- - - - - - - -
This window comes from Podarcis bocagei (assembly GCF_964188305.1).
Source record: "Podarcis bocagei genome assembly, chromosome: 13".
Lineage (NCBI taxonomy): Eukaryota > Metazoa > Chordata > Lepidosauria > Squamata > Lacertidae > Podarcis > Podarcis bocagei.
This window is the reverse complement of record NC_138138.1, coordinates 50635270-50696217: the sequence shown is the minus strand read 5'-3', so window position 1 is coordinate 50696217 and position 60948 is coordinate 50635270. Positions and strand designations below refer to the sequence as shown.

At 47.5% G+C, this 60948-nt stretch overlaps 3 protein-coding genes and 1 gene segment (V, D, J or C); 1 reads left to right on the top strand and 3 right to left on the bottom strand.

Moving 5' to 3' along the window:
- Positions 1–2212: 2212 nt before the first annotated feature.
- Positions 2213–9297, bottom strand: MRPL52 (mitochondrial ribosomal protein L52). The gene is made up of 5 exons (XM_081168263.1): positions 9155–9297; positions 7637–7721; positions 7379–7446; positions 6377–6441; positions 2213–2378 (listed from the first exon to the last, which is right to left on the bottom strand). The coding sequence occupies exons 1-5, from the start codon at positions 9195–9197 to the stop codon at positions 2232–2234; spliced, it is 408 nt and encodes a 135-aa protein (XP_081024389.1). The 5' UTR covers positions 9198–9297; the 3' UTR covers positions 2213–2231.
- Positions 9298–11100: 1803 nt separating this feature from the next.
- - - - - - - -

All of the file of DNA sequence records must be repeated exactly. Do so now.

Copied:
This window comes from Podarcis bocagei (assembly GCF_964188305.1).
Source record: "Podarcis bocagei genome assembly, chromosome: 13".
Lineage (NCBI taxonomy): Eukaryota > Metazoa > Chordata > Lepidosauria > Squamata > Lacertidae > Podarcis > Podarcis bocagei.
This window is the reverse complement of record NC_138138.1, coordinates 50635270-50696217: the sequence shown is the minus strand read 5'-3', so window position 1 is coordinate 50696217 and position 60948 is coordinate 50635270. Positions and strand designations below refer to the sequence as shown.

At 47.5% G+C, this 60948-nt stretch overlaps 3 protein-coding genes and 1 gene segment (V, D, J or C); 1 reads left to right on the top strand and 3 right to left on the bottom strand.

Moving 5' to 3' along the window:
- Positions 1–2212: 2212 nt before the first annotated feature.
- Positions 2213–9297, bottom strand: MRPL52 (mitochondrial ribosomal protein L52). The gene is made up of 5 exons (XM_081168263.1): positions 9155–9297; positions 7637–7721; positions 7379–7446; positions 6377–6441; positions 2213–2378 (listed from the first exon to the last, which is right to left on the bottom strand). The coding sequence occupies exons 1-5, from the start codon at positions 9195–9197 to the stop codon at positions 2232–2234; spliced, it is 408 nt and encodes a 135-aa protein (XP_081024389.1). The 5' UTR covers positions 9198–9297; the 3' UTR covers positions 2213–2231.
- Positions 9298–11100: 1803 nt separating this feature from the next.